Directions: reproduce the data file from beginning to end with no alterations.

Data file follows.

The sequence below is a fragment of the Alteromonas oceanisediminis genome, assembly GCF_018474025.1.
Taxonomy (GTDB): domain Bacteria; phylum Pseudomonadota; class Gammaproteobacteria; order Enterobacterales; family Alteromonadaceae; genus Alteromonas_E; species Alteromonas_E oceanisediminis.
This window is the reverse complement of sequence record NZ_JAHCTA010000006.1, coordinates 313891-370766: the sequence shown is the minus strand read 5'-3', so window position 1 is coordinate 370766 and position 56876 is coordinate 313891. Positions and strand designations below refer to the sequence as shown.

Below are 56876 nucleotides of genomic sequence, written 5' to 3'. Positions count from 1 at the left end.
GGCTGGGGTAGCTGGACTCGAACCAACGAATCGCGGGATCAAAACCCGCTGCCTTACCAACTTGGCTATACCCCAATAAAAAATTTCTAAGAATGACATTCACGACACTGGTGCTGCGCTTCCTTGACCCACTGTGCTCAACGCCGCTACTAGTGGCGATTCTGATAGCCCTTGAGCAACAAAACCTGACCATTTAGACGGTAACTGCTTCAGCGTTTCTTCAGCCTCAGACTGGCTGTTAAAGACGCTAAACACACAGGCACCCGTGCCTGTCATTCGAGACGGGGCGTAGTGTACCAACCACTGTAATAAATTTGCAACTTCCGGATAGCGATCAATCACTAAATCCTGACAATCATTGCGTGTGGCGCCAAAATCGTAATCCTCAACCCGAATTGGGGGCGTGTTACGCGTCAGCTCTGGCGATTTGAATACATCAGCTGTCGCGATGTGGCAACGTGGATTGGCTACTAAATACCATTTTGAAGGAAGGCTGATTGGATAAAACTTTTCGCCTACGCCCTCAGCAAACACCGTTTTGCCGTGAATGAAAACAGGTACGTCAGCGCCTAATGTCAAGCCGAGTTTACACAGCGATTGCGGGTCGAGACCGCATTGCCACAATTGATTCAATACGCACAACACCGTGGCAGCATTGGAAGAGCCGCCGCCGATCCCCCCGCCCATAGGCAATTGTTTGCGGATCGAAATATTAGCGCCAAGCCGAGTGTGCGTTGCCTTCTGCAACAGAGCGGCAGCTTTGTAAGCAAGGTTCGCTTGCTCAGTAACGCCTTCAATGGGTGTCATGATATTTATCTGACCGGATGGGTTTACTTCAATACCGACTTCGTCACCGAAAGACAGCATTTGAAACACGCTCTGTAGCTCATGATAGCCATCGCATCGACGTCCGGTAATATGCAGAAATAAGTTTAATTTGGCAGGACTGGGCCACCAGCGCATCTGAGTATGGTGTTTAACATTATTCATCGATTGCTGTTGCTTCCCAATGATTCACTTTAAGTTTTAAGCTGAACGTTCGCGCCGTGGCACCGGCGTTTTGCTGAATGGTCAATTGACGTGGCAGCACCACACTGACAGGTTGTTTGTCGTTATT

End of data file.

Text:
The sequence below is a fragment of the Alteromonas oceanisediminis genome, assembly GCF_018474025.1.
Taxonomy (GTDB): domain Bacteria; phylum Pseudomonadota; class Gammaproteobacteria; order Enterobacterales; family Alteromonadaceae; genus Alteromonas_E; species Alteromonas_E oceanisediminis.
This window is the reverse complement of sequence record NZ_JAHCTA010000006.1, coordinates 313891-370766: the sequence shown is the minus strand read 5'-3', so window position 1 is coordinate 370766 and position 56876 is coordinate 313891. Positions and strand designations below refer to the sequence as shown.

Below are 56876 nucleotides of genomic sequence, written 5' to 3'. Positions count from 1 at the left end.
GGCTGGGGTAGCTGGACTCGAACCAACGAATCGCGGGATCAAAACCCGCTGCCTTACCAACTTGGCTATACCCCAATAAAAAATTTCTAAGAATGACATTCACGACACTGGTGCTGCGCTTCCTTGACCCACTGTGCTCAACGCCGCTACTAGTGGCGATTCTGATAGCCCTTGAGCAACAAAACCTGACCATTTAGACGGTAACTGCTTCAGCGTTTCTTCAGCCTCAGACTGGCTGTTAAAGACGCTAAACACACAGGCACCCGTGCCTGTCATTCGAGACGGGGCGTAGTGTACCAACCACTGTAATAAATTTGCAACTTCCGGATAGCGATCAATCACTAAATCCTGACAATCATTGCGTGTGGCGCCAAAATCGTAATCCTCAACCCGAATTGGGGGCGTGTTACGCGTCAGCTCTGGCGATTTGAATACATCAGCTGTCGCGATGTGGCAACGTGGATTGGCTACTAAATACCATTTTGAAGGAAGGCTGATTGGATAAAACTTTTCGCCTACGCCCTCAGCAAACACCGTTTTGCCGTGAATGAAAACAGGTACGTCAGCGCCTAATGTCAAGCCGAGTTTACACAGCGATTGCGGGTCGAGACCGCATTGCCACAATTGATTCAATACGCACAACACCGTGGCAGCATTGGAAGAGCCGCCGCCGATCCCCCCGCCCATAGGCAATTGTTTGCGGATCGAAATATTAGCGCCAAGCCGAGTGTGCGTTGCCTTCTGCAACAGAGCGGCAGCTTTGTAAGCAAGGTTCGCTTGCTCAGTAACGCCTTCAATGGGTGTCATGATATTTATCTGACCGGATGGGTTTACTTCAATACCGACTTCGTCACCGAAAGACAGCATTTGAAACACGCTCTGTAGCTCATGATAGCCATCGCATCGACGTCCGGTAATATGCAGAAATAAGTTTAATTTGGCAGGACTGGGCCACCAGCGCATCTGAGTATGGTGTTTAACATTATTCATCGATTGCTGTTGCTTCCCAATGATTCACTTTAAGTTTTAAGCTGAACGTTCGCGCCGTGGCACCGGCGTTTTGCTGAATGGTCAATTGACGTGGCAGCACCACACTGACAGGTTGTTTGTCGTTATT